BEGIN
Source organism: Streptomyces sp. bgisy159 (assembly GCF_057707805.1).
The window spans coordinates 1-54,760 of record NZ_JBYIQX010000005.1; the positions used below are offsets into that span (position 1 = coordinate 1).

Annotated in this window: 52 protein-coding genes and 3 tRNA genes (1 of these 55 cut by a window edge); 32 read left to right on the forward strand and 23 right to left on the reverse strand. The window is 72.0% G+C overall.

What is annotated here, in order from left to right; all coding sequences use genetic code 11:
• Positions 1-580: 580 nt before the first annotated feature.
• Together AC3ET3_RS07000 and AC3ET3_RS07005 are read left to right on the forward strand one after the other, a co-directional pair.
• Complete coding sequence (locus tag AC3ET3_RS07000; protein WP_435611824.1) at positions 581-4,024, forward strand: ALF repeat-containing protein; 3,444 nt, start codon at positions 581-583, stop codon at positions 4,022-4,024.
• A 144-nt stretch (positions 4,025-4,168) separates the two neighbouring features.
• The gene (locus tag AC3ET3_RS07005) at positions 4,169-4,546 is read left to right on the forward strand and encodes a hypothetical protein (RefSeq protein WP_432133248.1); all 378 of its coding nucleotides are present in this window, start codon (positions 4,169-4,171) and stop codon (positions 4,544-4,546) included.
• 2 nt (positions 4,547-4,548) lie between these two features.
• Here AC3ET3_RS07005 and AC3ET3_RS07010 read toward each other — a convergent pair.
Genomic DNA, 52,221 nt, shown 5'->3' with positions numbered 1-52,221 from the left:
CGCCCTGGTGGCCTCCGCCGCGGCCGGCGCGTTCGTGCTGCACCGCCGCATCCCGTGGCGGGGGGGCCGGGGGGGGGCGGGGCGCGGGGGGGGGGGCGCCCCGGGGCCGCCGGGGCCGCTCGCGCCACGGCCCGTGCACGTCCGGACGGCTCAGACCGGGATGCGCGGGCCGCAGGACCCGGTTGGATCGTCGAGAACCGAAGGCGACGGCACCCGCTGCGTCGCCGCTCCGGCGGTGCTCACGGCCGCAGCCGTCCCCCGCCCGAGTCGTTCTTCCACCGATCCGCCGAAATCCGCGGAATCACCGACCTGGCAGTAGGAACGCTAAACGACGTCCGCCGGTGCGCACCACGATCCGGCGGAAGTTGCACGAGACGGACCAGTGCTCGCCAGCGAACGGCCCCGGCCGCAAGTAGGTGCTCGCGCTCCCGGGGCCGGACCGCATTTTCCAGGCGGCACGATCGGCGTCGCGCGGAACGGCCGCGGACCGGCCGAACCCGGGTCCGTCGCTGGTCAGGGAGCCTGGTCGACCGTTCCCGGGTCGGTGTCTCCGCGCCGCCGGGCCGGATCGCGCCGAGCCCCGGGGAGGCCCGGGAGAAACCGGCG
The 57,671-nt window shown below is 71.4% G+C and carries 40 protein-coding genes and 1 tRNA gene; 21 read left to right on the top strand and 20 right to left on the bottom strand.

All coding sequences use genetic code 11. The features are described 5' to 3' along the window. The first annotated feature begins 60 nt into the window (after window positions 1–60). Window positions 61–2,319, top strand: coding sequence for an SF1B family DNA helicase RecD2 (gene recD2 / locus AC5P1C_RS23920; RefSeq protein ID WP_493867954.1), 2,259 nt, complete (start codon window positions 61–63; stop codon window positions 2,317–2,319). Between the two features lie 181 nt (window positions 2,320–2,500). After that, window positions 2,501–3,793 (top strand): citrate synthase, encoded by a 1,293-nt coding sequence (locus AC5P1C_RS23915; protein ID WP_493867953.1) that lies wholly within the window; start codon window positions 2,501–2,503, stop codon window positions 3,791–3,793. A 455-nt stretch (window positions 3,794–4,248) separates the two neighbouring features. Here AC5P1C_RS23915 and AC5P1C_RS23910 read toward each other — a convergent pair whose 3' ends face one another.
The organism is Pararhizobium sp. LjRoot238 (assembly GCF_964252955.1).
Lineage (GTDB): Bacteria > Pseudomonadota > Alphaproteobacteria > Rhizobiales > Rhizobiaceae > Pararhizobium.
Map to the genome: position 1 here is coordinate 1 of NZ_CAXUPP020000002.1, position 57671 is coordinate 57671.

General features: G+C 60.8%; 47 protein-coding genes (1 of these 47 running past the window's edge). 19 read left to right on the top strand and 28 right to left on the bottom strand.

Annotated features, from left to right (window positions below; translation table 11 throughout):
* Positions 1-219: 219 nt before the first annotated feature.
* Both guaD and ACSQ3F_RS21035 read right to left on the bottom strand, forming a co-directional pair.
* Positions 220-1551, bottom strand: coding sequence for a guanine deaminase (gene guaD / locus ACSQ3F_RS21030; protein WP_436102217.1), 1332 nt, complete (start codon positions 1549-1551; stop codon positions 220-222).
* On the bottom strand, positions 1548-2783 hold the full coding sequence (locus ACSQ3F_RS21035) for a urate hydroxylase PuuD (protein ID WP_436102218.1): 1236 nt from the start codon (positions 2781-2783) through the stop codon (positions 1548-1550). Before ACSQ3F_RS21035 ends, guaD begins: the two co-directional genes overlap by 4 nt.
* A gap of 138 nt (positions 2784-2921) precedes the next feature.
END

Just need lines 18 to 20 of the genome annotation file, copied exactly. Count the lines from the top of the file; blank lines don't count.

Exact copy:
Map to the genome: position 1 here is coordinate 1 of NZ_CAXUPP020000002.1, position 57671 is coordinate 57671.

General features: G+C 60.8%; 47 protein-coding genes (1 of these 47 running past the window's edge). 19 read left to right on the top strand and 28 right to left on the bottom strand.

Annotated features, from left to right (window positions below; translation table 11 throughout):